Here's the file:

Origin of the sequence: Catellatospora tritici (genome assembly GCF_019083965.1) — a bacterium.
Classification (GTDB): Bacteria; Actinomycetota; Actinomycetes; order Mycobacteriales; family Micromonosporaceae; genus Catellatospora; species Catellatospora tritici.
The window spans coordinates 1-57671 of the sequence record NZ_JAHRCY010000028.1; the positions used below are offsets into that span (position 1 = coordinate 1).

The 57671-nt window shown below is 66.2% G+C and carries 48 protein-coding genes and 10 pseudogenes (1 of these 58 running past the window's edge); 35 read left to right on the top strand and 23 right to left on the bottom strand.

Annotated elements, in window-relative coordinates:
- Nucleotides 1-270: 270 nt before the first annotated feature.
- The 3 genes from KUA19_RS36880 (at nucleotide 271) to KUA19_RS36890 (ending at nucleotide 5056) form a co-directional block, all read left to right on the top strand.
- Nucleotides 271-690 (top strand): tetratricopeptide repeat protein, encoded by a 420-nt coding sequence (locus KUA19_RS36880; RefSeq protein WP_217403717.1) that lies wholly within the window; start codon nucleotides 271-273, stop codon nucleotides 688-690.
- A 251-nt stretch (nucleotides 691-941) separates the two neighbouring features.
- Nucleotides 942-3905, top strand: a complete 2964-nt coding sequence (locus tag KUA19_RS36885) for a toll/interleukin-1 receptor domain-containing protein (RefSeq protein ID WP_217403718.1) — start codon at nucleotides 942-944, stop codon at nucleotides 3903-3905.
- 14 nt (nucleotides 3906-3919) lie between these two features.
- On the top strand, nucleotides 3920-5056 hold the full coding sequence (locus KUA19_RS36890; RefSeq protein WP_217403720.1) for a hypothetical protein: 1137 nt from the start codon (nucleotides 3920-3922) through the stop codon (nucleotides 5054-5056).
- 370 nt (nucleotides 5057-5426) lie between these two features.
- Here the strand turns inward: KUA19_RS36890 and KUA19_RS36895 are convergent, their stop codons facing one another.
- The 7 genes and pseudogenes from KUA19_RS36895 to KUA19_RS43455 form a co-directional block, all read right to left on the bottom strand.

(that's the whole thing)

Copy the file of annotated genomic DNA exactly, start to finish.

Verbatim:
Origin of the sequence: Catellatospora tritici (genome assembly GCF_019083965.1) — a bacterium.
Classification (GTDB): Bacteria; Actinomycetota; Actinomycetes; order Mycobacteriales; family Micromonosporaceae; genus Catellatospora; species Catellatospora tritici.
The window spans coordinates 1-57671 of the sequence record NZ_JAHRCY010000028.1; the positions used below are offsets into that span (position 1 = coordinate 1).

The 57671-nt window shown below is 66.2% G+C and carries 48 protein-coding genes and 10 pseudogenes (1 of these 58 running past the window's edge); 35 read left to right on the top strand and 23 right to left on the bottom strand.

Annotated elements, in window-relative coordinates:
- Nucleotides 1-270: 270 nt before the first annotated feature.
- The 3 genes from KUA19_RS36880 (at nucleotide 271) to KUA19_RS36890 (ending at nucleotide 5056) form a co-directional block, all read left to right on the top strand.
- Nucleotides 271-690 (top strand): tetratricopeptide repeat protein, encoded by a 420-nt coding sequence (locus KUA19_RS36880; RefSeq protein WP_217403717.1) that lies wholly within the window; start codon nucleotides 271-273, stop codon nucleotides 688-690.
- A 251-nt stretch (nucleotides 691-941) separates the two neighbouring features.
- Nucleotides 942-3905, top strand: a complete 2964-nt coding sequence (locus tag KUA19_RS36885) for a toll/interleukin-1 receptor domain-containing protein (RefSeq protein ID WP_217403718.1) — start codon at nucleotides 942-944, stop codon at nucleotides 3903-3905.
- 14 nt (nucleotides 3906-3919) lie between these two features.
- On the top strand, nucleotides 3920-5056 hold the full coding sequence (locus KUA19_RS36890; RefSeq protein WP_217403720.1) for a hypothetical protein: 1137 nt from the start codon (nucleotides 3920-3922) through the stop codon (nucleotides 5054-5056).
- 370 nt (nucleotides 5057-5426) lie between these two features.
- Here the strand turns inward: KUA19_RS36890 and KUA19_RS36895 are convergent, their stop codons facing one another.
- The 7 genes and pseudogenes from KUA19_RS36895 to KUA19_RS43455 form a co-directional block, all read right to left on the bottom strand.